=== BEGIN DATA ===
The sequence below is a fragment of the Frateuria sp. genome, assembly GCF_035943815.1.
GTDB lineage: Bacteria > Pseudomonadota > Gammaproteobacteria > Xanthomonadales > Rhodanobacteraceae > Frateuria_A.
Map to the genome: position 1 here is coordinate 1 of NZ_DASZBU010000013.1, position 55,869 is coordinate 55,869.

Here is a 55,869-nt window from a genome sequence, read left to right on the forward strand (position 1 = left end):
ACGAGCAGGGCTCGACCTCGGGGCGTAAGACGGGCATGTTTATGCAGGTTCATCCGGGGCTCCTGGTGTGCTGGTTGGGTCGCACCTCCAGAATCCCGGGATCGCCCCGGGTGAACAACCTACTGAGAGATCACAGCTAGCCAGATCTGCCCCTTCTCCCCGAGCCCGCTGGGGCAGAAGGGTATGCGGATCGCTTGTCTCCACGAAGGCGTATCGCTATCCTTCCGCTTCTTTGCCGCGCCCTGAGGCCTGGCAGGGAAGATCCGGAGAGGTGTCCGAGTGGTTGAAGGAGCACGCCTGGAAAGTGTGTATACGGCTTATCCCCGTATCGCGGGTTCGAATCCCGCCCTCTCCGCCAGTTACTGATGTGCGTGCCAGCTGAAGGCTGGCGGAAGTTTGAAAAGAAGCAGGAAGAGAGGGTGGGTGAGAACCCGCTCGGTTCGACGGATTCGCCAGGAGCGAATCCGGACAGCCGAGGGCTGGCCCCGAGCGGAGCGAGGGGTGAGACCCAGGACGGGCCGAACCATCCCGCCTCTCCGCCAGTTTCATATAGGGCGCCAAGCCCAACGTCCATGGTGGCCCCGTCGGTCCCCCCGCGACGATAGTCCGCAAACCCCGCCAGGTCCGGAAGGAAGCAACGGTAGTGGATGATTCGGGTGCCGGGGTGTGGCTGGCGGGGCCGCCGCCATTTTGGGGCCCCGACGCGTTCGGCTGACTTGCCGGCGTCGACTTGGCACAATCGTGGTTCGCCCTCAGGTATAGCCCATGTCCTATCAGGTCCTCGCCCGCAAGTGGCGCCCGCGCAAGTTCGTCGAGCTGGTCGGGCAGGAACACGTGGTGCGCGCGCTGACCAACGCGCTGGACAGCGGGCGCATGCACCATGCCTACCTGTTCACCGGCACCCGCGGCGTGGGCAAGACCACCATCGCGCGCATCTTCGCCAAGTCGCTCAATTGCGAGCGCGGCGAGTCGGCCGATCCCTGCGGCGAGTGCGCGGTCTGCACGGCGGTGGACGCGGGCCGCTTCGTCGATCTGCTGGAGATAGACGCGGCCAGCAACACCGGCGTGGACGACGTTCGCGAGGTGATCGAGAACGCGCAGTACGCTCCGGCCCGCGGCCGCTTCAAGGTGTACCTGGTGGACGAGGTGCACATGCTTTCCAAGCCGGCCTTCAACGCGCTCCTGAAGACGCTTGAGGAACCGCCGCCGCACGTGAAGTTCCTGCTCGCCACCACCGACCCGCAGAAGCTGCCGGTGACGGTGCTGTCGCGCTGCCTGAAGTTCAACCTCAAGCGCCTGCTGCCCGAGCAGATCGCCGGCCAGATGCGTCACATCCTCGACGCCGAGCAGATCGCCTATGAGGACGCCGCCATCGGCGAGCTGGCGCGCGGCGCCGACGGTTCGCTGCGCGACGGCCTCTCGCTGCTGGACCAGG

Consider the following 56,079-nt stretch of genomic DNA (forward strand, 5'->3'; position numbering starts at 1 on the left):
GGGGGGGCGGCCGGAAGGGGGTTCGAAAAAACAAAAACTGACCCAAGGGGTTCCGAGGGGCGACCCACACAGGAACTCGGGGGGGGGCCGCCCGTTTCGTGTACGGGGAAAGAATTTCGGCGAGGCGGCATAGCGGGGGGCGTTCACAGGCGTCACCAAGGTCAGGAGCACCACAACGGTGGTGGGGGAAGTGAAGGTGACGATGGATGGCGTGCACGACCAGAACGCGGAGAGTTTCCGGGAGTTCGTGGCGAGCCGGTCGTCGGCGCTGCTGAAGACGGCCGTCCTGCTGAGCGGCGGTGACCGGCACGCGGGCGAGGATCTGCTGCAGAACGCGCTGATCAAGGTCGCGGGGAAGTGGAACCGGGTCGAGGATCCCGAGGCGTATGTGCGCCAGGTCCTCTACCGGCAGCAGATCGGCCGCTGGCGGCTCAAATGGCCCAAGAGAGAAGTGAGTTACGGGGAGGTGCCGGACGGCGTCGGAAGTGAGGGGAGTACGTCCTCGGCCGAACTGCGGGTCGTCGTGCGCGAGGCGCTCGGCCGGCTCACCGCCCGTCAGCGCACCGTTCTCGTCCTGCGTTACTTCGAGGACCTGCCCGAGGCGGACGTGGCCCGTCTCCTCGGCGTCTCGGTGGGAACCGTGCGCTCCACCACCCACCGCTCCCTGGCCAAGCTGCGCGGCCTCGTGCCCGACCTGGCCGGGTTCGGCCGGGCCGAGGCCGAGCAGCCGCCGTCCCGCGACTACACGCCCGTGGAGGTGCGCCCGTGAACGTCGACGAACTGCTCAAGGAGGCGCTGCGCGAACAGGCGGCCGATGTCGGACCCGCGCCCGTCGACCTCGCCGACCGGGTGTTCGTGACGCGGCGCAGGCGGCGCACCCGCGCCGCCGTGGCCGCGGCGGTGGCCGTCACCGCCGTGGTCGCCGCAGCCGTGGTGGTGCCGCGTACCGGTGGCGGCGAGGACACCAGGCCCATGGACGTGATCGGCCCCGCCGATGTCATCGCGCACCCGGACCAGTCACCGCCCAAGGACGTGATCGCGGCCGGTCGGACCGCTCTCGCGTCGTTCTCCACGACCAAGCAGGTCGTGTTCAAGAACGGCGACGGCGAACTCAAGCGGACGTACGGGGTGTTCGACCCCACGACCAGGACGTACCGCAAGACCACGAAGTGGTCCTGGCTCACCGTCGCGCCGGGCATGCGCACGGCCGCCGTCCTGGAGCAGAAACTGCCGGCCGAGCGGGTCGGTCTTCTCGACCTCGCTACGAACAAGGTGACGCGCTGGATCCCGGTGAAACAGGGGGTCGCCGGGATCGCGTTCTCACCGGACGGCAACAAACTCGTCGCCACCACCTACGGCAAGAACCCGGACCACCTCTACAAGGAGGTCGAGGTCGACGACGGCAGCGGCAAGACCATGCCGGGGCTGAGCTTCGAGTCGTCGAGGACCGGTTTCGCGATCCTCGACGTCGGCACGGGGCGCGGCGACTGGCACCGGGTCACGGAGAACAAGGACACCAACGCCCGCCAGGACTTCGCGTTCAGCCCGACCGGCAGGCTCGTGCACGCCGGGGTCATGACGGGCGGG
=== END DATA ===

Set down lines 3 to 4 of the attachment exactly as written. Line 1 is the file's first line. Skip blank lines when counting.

Map to the genome: position 1 here is coordinate 1 of NZ_DASZBU010000013.1, position 55,869 is coordinate 55,869.

Here is a 55,869-nt window from a genome sequence, read left to right on the forward strand (position 1 = left end):